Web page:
Number four has to do with this thing I made up. At least I like to think I did. It’s called bemused detachment. Bemused--a wry and tolerant amusement. Detachment--freedom from bias or prejudice. Fancy college words. Phew, good thing I went to college. Sometimes things get ugly. Take a step back. All these supposedly terrible things can be slightly amusing if you don’t take yourself too seriously all the time. This rule applies to those things that are funny after a week, but only after a week or sometimes a year. Messy breakups, speeding tickets, burnt dinners, bombed interviews. Humiliation can be the best source of joy.
Of course, there will be times when you should take yourself very seriously. Take a hard line when you’re impassioned, defend convictions, don’t tolerate injustices, do all these things Mount Holyoke helped us master. Just don’t forget to take a step back every now and then. Remember that when you think something is going to be really wonderful, you might actually find yourself a little let down. And if you anticipate something to be painful and crushing, you’ll find it’s not that bad. You’re strong, you’re resilient, you’ll live. Meet life in the middle and crack a smile.
Five is a good stopping place. I’m hot and ready to eat a bunch of free food, pack up my room, and roll out of here. You probably are too. Maybe you have a job, maybe you’re moving back home, maybe you haven’t seen home for a long time and don’t know when you will see it again. But we’re running out of time here, and it is time for us to get running too.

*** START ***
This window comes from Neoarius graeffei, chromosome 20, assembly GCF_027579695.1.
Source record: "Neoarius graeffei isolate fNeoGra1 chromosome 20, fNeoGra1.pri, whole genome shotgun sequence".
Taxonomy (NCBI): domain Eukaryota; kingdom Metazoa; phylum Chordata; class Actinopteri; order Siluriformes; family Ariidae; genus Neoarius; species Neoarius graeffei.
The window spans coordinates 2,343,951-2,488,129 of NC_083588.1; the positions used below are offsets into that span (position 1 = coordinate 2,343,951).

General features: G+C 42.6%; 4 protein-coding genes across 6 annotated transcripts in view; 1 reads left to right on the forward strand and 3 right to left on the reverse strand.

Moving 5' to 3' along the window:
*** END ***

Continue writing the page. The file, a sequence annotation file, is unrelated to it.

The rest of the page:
So what should five be? Should it be like the little “other” box at the end of a survey? Additional comments? All of the above? Choose your own ending? Yes. Choose your own ending. A freebie, do it yourself, you pick. Because I’m me and you’re you and we all have to choose for ourselves. Then we’ll meet in the middle and crack a smile someday soon. I can’t say what rule number five is. It is to be announced, it took a rain check, has yet to be written. But I do know, class of 2009, one thing. Today is a day of stupendous achievement and anxiety and glory and unknowns and triumph. We will walk out of here today and head in all kinds of crazy and wonderful directions. But we’ll always have this place, this connection, these silly hats, and this moment.
To get back to my favorite profound poet James Tate, because lists come full circle when everything is all ticked and adhered to, yes back to Tate. He says, “We’re practically carved out of the same carrot. I for one can barely tell where I trail off and you begin, since human beings are reported to be 98 percent duct tape and feathers anyway. It’s hard to pull the pants over all of this debris, and once the greensward has been wrenched into shape it’s almost like not going at all. Where have I been, where have I been? Thus I was led into paths I had not known.”
This quote seems like nonsense, and maybe a little heavy on the self-aware profoundness side. But it is all true enough and it’s okay to laugh. Now we’re done here and it’s time to put on our pants, our graduation pants that is, and get going down delightfully unknown paths. Good luck class of 2009.
Audio (3:5 MB) Time: 7:43